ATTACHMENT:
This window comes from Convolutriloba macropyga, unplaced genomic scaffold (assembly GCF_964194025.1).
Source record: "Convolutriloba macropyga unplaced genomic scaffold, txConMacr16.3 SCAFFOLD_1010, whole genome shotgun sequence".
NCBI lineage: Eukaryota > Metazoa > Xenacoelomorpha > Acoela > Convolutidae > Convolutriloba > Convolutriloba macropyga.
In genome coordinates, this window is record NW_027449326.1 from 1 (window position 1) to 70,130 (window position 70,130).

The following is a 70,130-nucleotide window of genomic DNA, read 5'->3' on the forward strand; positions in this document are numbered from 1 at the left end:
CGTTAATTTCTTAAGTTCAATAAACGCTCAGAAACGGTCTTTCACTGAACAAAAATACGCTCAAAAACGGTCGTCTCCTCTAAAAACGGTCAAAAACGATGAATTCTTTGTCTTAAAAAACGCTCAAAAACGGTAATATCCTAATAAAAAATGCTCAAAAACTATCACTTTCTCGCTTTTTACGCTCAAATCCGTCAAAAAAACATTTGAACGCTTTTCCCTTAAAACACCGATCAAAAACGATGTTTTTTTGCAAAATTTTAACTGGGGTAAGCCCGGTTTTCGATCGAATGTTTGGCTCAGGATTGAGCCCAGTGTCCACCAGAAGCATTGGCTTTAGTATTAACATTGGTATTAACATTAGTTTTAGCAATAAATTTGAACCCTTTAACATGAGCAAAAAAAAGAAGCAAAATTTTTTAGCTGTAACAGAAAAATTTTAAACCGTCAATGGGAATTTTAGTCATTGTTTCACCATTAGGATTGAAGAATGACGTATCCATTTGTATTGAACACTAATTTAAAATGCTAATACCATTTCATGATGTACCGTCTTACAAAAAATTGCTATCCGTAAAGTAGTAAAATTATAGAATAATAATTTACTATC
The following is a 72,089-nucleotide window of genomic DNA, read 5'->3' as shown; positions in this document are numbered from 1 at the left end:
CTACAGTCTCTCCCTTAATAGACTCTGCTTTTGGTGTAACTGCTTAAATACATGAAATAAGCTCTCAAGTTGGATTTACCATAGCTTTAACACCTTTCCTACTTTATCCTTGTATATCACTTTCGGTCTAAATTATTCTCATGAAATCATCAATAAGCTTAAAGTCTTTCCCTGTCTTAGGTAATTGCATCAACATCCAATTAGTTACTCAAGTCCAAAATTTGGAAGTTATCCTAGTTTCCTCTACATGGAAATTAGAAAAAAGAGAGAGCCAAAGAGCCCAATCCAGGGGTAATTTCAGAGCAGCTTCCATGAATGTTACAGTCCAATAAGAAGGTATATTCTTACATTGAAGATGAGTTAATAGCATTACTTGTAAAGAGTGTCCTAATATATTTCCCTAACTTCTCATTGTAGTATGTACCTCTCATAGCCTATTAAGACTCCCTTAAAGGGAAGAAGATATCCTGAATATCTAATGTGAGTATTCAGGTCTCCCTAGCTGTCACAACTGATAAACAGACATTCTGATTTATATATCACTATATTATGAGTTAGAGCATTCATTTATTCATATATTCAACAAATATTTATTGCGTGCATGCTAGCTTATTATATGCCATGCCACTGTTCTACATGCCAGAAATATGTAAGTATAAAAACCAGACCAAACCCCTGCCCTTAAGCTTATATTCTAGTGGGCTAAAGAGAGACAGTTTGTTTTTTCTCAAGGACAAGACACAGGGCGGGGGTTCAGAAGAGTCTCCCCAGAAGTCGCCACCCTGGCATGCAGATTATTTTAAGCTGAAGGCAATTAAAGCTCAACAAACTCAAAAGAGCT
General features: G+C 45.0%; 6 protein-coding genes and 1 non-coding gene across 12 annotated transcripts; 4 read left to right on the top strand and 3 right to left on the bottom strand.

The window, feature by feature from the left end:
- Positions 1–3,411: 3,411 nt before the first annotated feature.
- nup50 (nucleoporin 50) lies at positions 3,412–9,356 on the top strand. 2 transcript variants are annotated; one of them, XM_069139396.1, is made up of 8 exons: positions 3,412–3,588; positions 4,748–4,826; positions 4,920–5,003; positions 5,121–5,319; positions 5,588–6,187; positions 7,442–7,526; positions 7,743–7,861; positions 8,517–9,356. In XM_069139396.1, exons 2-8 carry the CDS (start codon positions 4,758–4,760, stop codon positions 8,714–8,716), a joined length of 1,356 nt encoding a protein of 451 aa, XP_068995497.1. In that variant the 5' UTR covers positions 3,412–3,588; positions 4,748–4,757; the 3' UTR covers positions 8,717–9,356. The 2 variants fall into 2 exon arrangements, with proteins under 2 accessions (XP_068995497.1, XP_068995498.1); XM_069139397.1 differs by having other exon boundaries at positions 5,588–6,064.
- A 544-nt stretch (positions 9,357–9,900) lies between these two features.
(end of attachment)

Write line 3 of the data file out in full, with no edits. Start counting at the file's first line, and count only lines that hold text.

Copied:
NCBI lineage: Eukaryota > Metazoa > Xenacoelomorpha > Acoela > Convolutidae > Convolutriloba > Convolutriloba macropyga.